Meeting Father Christmas
If you visit Gällivare in winter, you can also get to meet the real Father Christmas out in the forest. Travel by horse and sleigh among snow-covered trees with Magic of Lapland.
Christmas Eve arrives
As Christmas Eve arrives, the Swedes have travelled a long way to visit their loved ones and to celebrate Christmas. Every family has its own traditions, but the most important part of the day is usually the impressive Christmas buffet. A Christmas buffet in Swedish Lapland usually features plenty of fish and game. Cured or smoked salmon is a must, together with various kinds of pickled herring, served with home-made bread. The traditional Christmas ham, roasted in the oven, covered in mustard and breadcrumbs and decorated with cloves smells wonderful and it is difficult not to sneak a taste before dinner. The meatballs are there, naturally. How could we celebrate a Swedish Christmas without meatballs served with beetroot salad? It does not end there but continues with pickled-herring salad, the so-called ‘Jansson’s temptation’ with anchovies and potato, sausages, different kinds of smoked meat, potatoes, brawn, kale and so on. A Swedish Christmas buffet is something to experience with all your senses.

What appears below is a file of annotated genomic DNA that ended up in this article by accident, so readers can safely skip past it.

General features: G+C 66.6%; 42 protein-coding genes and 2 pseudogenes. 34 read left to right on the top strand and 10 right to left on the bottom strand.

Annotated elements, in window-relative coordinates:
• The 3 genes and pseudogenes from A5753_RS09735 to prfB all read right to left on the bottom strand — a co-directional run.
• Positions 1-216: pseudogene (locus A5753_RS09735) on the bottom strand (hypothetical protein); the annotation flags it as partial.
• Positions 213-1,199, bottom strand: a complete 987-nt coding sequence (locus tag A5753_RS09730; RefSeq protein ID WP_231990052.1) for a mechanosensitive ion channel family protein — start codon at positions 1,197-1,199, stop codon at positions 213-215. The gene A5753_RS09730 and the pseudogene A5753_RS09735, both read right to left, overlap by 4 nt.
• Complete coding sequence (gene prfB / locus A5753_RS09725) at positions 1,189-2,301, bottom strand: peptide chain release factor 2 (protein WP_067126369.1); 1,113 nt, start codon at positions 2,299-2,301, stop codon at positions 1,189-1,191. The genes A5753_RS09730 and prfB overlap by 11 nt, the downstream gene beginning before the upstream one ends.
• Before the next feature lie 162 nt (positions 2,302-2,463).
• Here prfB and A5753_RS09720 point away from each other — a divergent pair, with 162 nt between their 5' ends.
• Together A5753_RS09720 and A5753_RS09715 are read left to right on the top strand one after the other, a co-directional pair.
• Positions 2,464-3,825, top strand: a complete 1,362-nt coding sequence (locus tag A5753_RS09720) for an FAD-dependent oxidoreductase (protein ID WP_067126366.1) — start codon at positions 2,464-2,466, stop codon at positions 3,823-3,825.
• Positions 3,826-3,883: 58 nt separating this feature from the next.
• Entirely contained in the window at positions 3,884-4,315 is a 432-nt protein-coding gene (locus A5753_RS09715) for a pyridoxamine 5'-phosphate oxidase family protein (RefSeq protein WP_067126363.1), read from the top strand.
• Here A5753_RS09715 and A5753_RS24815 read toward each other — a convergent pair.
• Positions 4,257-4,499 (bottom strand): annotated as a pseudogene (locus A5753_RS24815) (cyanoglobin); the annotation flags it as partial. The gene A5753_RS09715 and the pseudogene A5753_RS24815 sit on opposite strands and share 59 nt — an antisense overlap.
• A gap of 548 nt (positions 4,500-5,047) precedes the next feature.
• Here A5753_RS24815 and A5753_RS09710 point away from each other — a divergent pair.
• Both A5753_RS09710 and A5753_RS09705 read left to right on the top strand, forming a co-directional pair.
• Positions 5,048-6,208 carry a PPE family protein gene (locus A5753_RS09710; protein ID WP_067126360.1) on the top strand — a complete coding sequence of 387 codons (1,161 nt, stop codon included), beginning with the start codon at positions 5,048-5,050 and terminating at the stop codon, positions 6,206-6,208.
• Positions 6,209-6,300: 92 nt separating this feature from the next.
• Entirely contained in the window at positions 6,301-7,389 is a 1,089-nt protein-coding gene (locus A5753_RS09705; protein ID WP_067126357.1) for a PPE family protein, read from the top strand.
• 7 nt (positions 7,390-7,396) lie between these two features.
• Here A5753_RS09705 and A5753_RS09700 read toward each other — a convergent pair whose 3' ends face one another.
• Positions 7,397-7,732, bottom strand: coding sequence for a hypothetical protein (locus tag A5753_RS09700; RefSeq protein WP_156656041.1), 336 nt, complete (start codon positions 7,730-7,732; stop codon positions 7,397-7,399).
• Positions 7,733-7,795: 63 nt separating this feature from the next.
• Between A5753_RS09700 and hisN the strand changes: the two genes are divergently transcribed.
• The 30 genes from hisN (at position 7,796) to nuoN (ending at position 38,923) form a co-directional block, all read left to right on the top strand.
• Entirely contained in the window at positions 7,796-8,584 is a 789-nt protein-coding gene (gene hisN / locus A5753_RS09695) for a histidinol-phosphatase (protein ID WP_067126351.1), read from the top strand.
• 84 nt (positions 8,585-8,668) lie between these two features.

Once the food has been relished, sweets are produced and there is no end to the supply of chocolate, toffee, fudge and other incredibly tasty goodies available throughout the evening.
“Merry Christmas, are there any nice children in here?” breaks the silence and once again, children are shown that magic does exist.
At 3 pm on Christmas Eve, something interesting happens in Swedish homes. Families sit down in front of the TV and watch a program called ‘Donald Duck’s Christmas’ together. Yes, you read that right. We spend an hour watching short film sequences from old and new Disney films with a Christmas theme and the highlight is a crazy exotic bird that makes Donald Duck lose his mind. In some homes, this is a virtually sacred tradition and must not be missed. Perhaps it is the parents who value this long-standing ritual, rather than the children. It remains a mystery how we manage to link this Christmas Eve entertainment to our other customs.
Once the food is eaten and evening draws near, the children’s patience begins to run out. When will Father Christmas arrive with all the gifts? Where does he come from? Will he land with his reindeer on the roof? The questions are many and the excitement evident. Suddenly someone shouts that there is a light out there in the darkness. A lantern swinging from side to side at the edge of the forest as someone comes walking towards the house. It is Father Christmas, carrying a sack stuffed with gifts over his shoulder. The bearded man knocks on the door and enters a house that is suddenly silent as if the children are holding their breath with sheer excitement. “Merry Christmas, are there any nice children in here?” breaks the silence and once again, children are shown that magic does exist. Because how else could Father Christmas get to every house in one evening?